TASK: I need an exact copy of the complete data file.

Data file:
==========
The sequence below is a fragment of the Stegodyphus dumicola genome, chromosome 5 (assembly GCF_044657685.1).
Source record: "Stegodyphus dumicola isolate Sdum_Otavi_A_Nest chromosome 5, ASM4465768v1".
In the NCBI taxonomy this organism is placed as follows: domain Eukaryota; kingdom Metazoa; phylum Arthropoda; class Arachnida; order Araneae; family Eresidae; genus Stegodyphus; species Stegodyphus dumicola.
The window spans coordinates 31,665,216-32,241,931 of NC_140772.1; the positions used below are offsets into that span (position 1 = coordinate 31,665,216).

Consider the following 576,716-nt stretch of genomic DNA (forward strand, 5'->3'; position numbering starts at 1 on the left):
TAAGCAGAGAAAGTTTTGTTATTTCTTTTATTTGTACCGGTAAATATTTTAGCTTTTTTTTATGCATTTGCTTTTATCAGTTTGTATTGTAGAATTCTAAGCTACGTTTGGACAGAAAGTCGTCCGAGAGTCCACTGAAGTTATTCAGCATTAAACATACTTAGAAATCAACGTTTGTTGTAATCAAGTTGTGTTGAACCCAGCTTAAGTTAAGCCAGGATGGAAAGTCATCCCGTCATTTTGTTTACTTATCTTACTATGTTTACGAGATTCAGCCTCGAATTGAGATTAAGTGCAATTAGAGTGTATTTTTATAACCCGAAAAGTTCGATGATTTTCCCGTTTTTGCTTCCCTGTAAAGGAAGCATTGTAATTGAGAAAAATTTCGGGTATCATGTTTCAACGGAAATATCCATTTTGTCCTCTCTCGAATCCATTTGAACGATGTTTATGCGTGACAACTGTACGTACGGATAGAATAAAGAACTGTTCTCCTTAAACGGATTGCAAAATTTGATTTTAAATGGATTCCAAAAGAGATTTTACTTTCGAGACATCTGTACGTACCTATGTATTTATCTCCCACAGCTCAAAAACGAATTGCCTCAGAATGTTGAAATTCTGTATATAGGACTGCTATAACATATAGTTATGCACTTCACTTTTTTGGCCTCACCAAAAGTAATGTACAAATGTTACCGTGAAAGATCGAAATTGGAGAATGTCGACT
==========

The sequence below is a fragment of the Stegodyphus dumicola genome, chromosome 5 (assembly GCF_044657685.1).
Source record: "Stegodyphus dumicola isolate Sdum_Otavi_A_Nest chromosome 5, ASM4465768v1".
In the NCBI taxonomy this organism is placed as follows: domain Eukaryota; kingdom Metazoa; phylum Arthropoda; class Arachnida; order Araneae; family Eresidae; genus Stegodyphus; species Stegodyphus dumicola.
The window spans coordinates 31,665,216-32,241,931 of NC_140772.1; the positions used below are offsets into that span (position 1 = coordinate 31,665,216).

Consider the following 576,716-nt stretch of genomic DNA (forward strand, 5'->3'; position numbering starts at 1 on the left):
TAAGCAGAGAAAGTTTTGTTATTTCTTTTATTTGTACCGGTAAATATTTTAGCTTTTTTTTATGCATTTGCTTTTATCAGTTTGTATTGTAGAATTCTAAGCTACGTTTGGACAGAAAGTCGTCCGAGAGTCCACTGAAGTTATTCAGCATTAAACATACTTAGAAATCAACGTTTGTTGTAATCAAGTTGTGTTGAACCCAGCTTAAGTTAAGCCAGGATGGAAAGTCATCCCGTCATTTTGTTTACTTATCTTACTATGTTTACGAGATTCAGCCTCGAATTGAGATTAAGTGCAATTAGAGTGTATTTTTATAACCCGAAAAGTTCGATGATTTTCCCGTTTTTGCTTCCCTGTAAAGGAAGCATTGTAATTGAGAAAAATTTCGGGTATCATGTTTCAACGGAAATATCCATTTTGTCCTCTCTCGAATCCATTTGAACGATGTTTATGCGTGACAACTGTACGTACGGATAGAATAAAGAACTGTTCTCCTTAAACGGATTGCAAAATTTGATTTTAAATGGATTCCAAAAGAGATTTTACTTTCGAGACATCTGTACGTACCTATGTATTTATCTCCCACAGCTCAAAAACGAATTGCCTCAGAATGTTGAAATTCTGTATATAGGACTGCTATAACATATAGTTATGCACTTCACTTTTTTGGCCTCACCAAAAGTAATGTACAAATGTTACCGTGAAAGATCGAAATTGGAGAATGTCGACT